Pulling the Trigger
So, what is parametric insurance? As Carrier Management reported in July 2019, the product is a novel form of risk transfer in which a pre-established payment to the insured party is made upon the occurrence of a specific catastrophic event.
Historically, the policy has been used to absorb the business income losses caused by low-frequency, high-severity natural disasters like a devastating earthquake or hurricane, with the magnitude of the earthquake and the wind speed of the hurricane serving as the parameters or metrics that activate the insurance. An independent, verifiable third-party organization provides this metric. In the above scenario, the U.S. Geological Survey (USGS) delivers the earthquake magnitude and the National Oceanic and Atmospheric Administration (NOAA) provides the windspeed.
In the years since the first parametric products were written in the 1990s, the coverage has evolved to absorb diverse economic losses for a wide range of enterprises. Parametric policies have been constructed to absorb business interruption losses for vineyards caused by unusual frost depth. Promoters of outdoor concerts and sporting events can buy parametric insurance to absorb business losses attributed to cancellation, with rainfall volume as the trigger. Parametric policies also have been sold to travelers to absorb air flight delays.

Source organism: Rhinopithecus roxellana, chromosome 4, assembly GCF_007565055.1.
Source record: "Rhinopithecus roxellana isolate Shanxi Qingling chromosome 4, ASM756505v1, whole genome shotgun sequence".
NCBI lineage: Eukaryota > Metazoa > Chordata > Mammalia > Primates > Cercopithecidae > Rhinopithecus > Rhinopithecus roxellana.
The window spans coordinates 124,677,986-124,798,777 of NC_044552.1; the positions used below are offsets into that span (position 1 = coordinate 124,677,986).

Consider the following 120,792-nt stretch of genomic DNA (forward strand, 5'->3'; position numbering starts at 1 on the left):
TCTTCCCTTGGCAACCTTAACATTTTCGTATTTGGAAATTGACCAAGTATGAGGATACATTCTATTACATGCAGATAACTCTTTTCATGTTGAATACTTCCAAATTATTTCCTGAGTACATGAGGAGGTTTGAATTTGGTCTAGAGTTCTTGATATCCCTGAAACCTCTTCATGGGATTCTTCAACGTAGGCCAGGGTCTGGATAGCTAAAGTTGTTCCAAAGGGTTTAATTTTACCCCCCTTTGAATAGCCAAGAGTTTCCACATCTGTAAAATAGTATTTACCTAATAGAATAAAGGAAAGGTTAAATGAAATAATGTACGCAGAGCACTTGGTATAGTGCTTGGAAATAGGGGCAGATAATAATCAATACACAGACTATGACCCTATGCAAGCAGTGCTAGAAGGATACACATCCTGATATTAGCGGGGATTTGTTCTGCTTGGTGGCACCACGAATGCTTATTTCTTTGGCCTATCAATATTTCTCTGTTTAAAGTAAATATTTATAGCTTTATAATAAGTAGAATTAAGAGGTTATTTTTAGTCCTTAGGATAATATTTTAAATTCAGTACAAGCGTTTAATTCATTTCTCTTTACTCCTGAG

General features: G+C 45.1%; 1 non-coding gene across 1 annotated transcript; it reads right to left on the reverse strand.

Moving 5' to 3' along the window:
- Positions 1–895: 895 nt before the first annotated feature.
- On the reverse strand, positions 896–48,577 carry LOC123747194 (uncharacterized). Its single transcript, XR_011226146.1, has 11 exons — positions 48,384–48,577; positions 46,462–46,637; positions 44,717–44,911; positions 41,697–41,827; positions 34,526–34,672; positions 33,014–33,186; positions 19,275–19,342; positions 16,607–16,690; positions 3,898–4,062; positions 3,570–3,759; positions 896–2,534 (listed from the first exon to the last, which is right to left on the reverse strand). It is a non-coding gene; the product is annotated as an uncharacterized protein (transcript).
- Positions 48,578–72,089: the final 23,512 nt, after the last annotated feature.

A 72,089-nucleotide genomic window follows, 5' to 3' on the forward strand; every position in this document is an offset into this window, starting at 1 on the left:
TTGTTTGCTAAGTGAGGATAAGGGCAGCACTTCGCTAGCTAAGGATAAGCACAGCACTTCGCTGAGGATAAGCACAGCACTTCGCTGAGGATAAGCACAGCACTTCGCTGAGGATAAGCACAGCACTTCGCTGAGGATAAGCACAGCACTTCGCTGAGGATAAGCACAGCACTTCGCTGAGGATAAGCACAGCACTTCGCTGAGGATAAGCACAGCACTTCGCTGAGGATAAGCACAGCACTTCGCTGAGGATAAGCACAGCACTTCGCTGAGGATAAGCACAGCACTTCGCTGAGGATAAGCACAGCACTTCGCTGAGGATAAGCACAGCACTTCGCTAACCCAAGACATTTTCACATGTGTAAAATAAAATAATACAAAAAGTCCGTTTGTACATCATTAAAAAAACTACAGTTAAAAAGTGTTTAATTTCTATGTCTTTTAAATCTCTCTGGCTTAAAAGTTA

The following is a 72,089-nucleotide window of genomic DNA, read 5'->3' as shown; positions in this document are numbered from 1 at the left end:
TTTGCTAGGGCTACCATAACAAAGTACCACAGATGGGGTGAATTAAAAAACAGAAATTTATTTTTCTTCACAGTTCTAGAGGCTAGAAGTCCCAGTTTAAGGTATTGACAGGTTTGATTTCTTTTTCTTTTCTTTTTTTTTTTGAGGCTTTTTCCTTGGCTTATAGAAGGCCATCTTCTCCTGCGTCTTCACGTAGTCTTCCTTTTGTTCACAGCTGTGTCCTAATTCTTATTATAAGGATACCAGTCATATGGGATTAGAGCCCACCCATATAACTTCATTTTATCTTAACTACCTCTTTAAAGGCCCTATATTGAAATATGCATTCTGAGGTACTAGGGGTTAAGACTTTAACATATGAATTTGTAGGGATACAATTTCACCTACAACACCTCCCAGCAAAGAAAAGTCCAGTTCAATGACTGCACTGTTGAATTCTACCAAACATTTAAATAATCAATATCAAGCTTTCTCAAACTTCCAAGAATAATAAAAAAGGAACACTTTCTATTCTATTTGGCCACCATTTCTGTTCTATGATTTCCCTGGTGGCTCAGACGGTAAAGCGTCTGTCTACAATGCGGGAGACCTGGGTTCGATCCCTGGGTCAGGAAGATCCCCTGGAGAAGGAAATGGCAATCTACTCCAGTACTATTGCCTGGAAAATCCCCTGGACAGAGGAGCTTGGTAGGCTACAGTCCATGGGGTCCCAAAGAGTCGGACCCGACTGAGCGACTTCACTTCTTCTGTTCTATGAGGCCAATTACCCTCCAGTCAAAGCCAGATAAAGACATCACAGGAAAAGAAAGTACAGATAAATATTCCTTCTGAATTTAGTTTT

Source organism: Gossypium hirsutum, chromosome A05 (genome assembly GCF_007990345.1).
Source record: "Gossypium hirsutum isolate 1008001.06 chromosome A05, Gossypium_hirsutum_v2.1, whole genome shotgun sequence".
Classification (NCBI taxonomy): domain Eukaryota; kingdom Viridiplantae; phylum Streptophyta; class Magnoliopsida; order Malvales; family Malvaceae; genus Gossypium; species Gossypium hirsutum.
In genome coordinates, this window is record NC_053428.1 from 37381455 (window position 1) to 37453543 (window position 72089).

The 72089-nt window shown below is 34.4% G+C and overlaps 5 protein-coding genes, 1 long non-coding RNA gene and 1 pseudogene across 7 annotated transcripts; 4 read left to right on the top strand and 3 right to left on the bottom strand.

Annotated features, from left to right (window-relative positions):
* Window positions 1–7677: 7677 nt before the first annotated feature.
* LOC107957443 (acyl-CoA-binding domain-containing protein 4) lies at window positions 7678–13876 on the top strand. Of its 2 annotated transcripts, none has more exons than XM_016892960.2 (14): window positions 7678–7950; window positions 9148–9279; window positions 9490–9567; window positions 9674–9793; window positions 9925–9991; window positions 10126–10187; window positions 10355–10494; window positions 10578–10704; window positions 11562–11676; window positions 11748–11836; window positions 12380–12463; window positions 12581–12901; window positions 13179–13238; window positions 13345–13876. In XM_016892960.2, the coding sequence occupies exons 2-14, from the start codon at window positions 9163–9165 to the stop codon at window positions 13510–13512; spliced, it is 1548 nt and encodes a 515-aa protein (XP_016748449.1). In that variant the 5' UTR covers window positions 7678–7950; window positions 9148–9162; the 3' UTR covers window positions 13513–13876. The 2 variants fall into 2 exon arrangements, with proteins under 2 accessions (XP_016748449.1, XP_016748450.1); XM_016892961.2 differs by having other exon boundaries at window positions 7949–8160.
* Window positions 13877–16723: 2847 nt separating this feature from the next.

Of most interest in the current global health crisis, broker Aon created a parametric product in December 2018 for use in the hospitality sector. The product provides a specified insurance payout if an event like a pandemic or the grounding of planes causes a decrease in average hotel bookings during the coverage period. The payment is triggered by a reduction in hotel room rate revenue compared to historical averages.
The product is an example of a parametric policy offering business income protection without specifically linking the trigger to a pandemic like PathogenRX. At this point, it is unclear how many hotels, if any, purchased the product or which carriers provided capacity. Aon did not respond to requests for an interview.
The insurance may have been offered by Lloyd’s of London. Reuters reported on March 3 that a hotel-focused parametric product was offered widely by Lloyd’s. Reuters’ reporters, however, were unable to secure comments from Lloyd’s and three large hotel chains on the product’s uptake.